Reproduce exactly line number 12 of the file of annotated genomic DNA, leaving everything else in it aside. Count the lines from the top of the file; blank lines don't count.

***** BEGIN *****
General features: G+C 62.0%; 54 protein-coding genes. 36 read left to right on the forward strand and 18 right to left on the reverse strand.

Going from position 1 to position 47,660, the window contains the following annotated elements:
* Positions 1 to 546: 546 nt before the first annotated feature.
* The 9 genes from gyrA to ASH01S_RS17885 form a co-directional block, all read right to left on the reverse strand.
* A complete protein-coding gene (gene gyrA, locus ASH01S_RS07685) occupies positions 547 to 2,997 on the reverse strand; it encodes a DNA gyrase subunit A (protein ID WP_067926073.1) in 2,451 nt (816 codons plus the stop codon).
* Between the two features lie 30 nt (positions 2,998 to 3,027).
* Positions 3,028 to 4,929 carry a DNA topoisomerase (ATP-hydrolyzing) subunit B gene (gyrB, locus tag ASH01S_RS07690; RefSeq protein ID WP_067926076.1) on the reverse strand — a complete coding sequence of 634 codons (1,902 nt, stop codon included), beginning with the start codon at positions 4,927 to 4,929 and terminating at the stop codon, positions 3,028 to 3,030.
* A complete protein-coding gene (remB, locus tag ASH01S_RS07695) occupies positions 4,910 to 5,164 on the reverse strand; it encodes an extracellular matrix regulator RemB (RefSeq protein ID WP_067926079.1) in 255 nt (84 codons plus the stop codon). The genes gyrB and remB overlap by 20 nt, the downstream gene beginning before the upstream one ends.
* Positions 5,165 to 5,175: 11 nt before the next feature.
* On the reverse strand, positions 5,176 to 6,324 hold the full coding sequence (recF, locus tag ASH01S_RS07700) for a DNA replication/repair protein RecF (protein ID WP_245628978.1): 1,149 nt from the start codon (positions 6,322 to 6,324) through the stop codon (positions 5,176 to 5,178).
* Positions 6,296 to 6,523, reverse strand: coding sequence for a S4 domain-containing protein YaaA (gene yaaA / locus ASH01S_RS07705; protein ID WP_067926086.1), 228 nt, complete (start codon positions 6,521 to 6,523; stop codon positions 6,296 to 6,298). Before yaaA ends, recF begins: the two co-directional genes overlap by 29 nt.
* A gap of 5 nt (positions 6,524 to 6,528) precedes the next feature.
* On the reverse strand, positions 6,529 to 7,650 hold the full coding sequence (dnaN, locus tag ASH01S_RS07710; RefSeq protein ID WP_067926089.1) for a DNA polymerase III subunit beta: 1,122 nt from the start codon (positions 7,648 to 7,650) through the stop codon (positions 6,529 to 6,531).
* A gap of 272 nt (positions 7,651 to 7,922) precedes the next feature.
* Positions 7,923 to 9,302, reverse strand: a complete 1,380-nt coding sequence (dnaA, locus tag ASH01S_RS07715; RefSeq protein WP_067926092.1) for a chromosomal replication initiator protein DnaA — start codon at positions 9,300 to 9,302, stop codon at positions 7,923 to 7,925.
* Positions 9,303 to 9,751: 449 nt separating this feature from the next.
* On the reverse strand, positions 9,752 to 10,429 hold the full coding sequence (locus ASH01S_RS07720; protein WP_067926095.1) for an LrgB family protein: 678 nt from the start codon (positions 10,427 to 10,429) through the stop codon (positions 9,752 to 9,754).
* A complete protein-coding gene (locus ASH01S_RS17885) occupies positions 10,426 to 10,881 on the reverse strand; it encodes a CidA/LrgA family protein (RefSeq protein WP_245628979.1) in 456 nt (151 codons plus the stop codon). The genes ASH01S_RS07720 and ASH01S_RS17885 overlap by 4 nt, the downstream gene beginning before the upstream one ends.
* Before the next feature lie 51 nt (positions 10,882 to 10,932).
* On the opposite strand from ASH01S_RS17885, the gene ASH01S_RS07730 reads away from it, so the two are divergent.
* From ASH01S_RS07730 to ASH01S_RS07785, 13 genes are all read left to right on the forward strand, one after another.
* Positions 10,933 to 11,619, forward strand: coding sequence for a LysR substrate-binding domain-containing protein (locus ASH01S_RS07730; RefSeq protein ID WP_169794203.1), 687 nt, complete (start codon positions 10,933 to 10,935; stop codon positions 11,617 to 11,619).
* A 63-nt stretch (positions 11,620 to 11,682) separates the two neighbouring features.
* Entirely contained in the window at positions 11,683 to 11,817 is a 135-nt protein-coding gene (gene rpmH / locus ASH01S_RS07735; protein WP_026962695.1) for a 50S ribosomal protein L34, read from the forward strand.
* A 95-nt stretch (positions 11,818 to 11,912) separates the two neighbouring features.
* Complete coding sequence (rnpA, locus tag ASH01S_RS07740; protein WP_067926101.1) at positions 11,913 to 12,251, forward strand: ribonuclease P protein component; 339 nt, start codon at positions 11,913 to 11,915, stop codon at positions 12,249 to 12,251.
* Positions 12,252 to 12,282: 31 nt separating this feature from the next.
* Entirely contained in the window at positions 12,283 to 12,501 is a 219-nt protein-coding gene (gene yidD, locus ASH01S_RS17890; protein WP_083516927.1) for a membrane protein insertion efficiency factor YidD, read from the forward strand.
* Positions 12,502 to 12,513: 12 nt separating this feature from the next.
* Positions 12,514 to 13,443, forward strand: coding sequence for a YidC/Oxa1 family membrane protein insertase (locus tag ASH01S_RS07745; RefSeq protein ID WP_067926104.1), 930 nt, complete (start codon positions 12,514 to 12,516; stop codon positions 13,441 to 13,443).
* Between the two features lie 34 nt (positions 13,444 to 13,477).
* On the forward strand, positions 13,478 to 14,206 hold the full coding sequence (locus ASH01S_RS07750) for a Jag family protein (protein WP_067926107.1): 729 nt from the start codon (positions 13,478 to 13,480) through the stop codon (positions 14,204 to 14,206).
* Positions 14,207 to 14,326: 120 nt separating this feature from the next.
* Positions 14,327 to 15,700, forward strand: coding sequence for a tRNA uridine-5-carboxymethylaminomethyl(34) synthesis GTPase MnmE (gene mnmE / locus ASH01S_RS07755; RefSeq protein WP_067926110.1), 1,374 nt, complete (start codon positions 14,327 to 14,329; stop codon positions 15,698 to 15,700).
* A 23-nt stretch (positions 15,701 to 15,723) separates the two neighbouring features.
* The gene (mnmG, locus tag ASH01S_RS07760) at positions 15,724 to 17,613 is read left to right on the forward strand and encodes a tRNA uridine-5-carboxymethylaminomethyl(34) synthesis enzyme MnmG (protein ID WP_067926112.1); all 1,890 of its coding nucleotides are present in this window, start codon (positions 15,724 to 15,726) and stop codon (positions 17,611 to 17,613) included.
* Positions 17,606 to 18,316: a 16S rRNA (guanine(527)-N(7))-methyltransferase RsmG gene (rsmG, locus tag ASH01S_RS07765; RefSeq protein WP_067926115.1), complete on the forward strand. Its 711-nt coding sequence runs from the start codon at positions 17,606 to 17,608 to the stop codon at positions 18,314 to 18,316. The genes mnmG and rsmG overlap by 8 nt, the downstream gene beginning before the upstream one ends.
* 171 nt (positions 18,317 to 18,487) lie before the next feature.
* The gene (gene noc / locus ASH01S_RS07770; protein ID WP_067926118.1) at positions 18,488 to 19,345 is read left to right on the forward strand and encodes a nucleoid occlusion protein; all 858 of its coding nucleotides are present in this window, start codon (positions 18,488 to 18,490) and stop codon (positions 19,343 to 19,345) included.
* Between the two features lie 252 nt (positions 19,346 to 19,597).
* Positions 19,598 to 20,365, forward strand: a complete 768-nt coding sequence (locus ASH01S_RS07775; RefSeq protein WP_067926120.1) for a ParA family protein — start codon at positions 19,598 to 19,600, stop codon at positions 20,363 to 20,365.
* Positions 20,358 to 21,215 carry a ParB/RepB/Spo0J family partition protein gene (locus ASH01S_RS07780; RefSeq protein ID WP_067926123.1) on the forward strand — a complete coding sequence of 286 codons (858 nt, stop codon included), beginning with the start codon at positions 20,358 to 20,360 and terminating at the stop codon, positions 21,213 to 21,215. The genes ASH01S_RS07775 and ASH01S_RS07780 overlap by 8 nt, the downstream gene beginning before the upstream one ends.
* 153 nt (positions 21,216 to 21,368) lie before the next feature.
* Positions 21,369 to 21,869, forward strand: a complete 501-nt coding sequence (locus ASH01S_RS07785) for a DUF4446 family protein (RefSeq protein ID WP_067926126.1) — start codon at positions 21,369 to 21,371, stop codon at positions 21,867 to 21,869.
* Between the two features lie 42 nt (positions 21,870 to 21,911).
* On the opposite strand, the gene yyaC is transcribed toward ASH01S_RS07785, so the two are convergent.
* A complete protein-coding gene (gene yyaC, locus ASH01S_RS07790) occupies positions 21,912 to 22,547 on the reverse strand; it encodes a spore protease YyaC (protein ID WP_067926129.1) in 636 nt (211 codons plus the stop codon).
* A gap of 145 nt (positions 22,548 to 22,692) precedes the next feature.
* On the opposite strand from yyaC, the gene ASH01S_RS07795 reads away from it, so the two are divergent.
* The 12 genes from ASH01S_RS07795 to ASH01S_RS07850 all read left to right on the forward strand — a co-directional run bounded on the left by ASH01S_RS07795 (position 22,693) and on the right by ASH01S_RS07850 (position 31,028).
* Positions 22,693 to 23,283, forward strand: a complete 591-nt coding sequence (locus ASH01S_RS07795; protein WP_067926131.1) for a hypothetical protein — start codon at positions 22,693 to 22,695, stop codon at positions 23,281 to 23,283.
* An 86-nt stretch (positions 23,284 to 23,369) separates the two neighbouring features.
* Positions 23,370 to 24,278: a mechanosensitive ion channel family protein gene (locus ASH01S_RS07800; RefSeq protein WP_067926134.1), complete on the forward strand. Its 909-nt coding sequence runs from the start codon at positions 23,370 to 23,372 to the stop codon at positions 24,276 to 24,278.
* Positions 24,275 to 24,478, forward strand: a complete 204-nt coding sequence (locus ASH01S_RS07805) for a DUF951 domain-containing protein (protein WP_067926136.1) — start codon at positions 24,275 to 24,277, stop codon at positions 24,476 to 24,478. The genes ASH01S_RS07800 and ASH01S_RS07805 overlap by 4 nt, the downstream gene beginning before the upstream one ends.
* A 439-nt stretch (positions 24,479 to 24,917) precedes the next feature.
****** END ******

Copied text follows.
* A gap of 5 nt (positions 6,524 to 6,528) precedes the next feature.